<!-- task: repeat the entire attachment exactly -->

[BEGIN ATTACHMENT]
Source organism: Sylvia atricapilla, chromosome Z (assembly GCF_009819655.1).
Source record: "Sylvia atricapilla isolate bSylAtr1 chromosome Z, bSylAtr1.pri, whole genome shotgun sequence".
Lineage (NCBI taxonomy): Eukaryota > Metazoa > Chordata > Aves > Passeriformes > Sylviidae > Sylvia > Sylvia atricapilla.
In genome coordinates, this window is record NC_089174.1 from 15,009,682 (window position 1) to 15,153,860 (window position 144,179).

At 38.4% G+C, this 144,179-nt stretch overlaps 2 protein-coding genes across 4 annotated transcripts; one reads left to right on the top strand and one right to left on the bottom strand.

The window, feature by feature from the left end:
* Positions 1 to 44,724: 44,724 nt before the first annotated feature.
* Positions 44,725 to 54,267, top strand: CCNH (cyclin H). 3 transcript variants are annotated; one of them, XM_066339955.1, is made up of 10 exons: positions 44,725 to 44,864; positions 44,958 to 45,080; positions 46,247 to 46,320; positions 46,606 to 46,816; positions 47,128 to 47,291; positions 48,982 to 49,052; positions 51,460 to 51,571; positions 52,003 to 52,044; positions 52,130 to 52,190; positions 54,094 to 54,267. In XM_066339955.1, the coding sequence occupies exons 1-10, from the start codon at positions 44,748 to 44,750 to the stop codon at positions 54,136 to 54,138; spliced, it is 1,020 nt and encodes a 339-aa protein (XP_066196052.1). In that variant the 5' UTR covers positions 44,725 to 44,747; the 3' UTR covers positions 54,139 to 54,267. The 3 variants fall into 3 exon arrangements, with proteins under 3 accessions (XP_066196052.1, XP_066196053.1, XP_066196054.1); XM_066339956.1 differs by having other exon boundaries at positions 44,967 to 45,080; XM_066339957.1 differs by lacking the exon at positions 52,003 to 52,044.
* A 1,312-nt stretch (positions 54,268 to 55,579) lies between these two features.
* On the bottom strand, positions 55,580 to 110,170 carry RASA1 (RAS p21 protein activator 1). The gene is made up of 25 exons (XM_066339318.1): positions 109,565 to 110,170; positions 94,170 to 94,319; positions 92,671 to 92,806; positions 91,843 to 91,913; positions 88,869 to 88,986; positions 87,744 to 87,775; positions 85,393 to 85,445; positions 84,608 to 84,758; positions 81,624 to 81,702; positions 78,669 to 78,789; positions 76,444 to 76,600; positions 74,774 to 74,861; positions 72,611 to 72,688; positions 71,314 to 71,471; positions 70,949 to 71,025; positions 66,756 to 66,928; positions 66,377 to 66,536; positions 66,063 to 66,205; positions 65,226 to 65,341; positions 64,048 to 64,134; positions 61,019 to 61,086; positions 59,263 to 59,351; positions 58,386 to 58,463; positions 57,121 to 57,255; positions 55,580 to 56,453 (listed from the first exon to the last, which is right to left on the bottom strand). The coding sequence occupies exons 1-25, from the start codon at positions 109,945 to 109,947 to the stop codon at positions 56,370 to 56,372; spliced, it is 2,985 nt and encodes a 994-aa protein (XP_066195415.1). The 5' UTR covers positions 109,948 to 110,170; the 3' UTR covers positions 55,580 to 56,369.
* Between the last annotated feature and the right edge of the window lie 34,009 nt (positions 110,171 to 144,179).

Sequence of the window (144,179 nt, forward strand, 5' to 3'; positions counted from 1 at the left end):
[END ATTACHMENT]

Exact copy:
Source organism: Sylvia atricapilla, chromosome Z (assembly GCF_009819655.1).
Source record: "Sylvia atricapilla isolate bSylAtr1 chromosome Z, bSylAtr1.pri, whole genome shotgun sequence".
Lineage (NCBI taxonomy): Eukaryota > Metazoa > Chordata > Aves > Passeriformes > Sylviidae > Sylvia > Sylvia atricapilla.
In genome coordinates, this window is record NC_089174.1 from 15,009,682 (window position 1) to 15,153,860 (window position 144,179).

At 38.4% G+C, this 144,179-nt stretch overlaps 2 protein-coding genes across 4 annotated transcripts; one reads left to right on the top strand and one right to left on the bottom strand.

The window, feature by feature from the left end:
* Positions 1 to 44,724: 44,724 nt before the first annotated feature.
* Positions 44,725 to 54,267, top strand: CCNH (cyclin H). 3 transcript variants are annotated; one of them, XM_066339955.1, is made up of 10 exons: positions 44,725 to 44,864; positions 44,958 to 45,080; positions 46,247 to 46,320; positions 46,606 to 46,816; positions 47,128 to 47,291; positions 48,982 to 49,052; positions 51,460 to 51,571; positions 52,003 to 52,044; positions 52,130 to 52,190; positions 54,094 to 54,267. In XM_066339955.1, the coding sequence occupies exons 1-10, from the start codon at positions 44,748 to 44,750 to the stop codon at positions 54,136 to 54,138; spliced, it is 1,020 nt and encodes a 339-aa protein (XP_066196052.1). In that variant the 5' UTR covers positions 44,725 to 44,747; the 3' UTR covers positions 54,139 to 54,267. The 3 variants fall into 3 exon arrangements, with proteins under 3 accessions (XP_066196052.1, XP_066196053.1, XP_066196054.1); XM_066339956.1 differs by having other exon boundaries at positions 44,967 to 45,080; XM_066339957.1 differs by lacking the exon at positions 52,003 to 52,044.
* A 1,312-nt stretch (positions 54,268 to 55,579) lies between these two features.
* On the bottom strand, positions 55,580 to 110,170 carry RASA1 (RAS p21 protein activator 1). The gene is made up of 25 exons (XM_066339318.1): positions 109,565 to 110,170; positions 94,170 to 94,319; positions 92,671 to 92,806; positions 91,843 to 91,913; positions 88,869 to 88,986; positions 87,744 to 87,775; positions 85,393 to 85,445; positions 84,608 to 84,758; positions 81,624 to 81,702; positions 78,669 to 78,789; positions 76,444 to 76,600; positions 74,774 to 74,861; positions 72,611 to 72,688; positions 71,314 to 71,471; positions 70,949 to 71,025; positions 66,756 to 66,928; positions 66,377 to 66,536; positions 66,063 to 66,205; positions 65,226 to 65,341; positions 64,048 to 64,134; positions 61,019 to 61,086; positions 59,263 to 59,351; positions 58,386 to 58,463; positions 57,121 to 57,255; positions 55,580 to 56,453 (listed from the first exon to the last, which is right to left on the bottom strand). The coding sequence occupies exons 1-25, from the start codon at positions 109,945 to 109,947 to the stop codon at positions 56,370 to 56,372; spliced, it is 2,985 nt and encodes a 994-aa protein (XP_066195415.1). The 5' UTR covers positions 109,948 to 110,170; the 3' UTR covers positions 55,580 to 56,369.
* Between the last annotated feature and the right edge of the window lie 34,009 nt (positions 110,171 to 144,179).

Sequence of the window (144,179 nt, forward strand, 5' to 3'; positions counted from 1 at the left end):